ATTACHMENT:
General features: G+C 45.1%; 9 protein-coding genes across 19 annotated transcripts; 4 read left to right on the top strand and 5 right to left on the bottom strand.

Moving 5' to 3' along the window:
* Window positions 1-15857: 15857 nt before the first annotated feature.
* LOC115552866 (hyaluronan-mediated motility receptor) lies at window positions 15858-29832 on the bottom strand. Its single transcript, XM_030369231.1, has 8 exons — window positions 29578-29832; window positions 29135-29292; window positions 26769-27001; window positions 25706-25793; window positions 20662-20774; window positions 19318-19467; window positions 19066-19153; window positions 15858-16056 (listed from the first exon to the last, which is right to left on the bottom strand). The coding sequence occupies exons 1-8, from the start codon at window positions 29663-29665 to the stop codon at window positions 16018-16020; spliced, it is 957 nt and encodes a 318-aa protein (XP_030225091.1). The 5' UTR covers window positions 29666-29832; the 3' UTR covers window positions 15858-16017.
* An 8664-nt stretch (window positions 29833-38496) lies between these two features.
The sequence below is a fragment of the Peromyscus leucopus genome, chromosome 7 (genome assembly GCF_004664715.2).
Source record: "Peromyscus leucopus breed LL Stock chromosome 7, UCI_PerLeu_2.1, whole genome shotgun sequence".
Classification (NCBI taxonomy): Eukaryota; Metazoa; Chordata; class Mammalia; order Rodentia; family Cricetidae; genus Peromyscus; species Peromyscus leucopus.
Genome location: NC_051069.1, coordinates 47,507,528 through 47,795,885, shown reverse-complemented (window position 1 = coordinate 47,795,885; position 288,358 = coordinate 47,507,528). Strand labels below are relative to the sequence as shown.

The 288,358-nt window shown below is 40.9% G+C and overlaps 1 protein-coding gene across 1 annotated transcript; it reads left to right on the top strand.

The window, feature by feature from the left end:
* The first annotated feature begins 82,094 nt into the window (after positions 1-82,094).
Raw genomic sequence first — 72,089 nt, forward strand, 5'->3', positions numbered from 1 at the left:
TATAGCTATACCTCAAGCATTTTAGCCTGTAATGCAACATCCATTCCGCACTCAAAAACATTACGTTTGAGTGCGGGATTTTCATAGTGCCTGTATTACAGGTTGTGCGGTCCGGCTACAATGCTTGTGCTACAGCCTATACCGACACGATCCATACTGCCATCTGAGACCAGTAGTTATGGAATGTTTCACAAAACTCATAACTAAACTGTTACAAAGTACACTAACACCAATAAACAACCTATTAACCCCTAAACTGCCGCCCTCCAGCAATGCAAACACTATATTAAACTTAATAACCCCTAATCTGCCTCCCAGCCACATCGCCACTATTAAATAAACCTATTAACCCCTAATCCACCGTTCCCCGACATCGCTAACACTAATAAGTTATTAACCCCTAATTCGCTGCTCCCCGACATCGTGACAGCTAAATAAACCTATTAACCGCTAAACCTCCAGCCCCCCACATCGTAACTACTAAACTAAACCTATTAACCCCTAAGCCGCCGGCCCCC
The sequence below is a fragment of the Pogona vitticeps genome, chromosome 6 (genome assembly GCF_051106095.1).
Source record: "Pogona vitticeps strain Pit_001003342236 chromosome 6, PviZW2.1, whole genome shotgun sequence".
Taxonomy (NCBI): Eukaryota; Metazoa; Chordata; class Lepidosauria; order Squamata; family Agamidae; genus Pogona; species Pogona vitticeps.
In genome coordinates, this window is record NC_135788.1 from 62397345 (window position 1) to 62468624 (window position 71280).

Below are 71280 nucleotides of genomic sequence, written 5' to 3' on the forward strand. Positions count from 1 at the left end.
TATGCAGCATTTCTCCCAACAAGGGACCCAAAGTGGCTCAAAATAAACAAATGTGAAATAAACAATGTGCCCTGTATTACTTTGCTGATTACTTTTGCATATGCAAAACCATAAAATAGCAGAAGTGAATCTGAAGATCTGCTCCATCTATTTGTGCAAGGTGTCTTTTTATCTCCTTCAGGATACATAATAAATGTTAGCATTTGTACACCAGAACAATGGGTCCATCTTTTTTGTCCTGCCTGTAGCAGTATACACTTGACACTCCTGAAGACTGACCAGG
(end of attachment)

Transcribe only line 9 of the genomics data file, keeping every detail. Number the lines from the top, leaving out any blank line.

Genome location: NC_051069.1, coordinates 47,507,528 through 47,795,885, shown reverse-complemented (window position 1 = coordinate 47,795,885; position 288,358 = coordinate 47,507,528). Strand labels below are relative to the sequence as shown.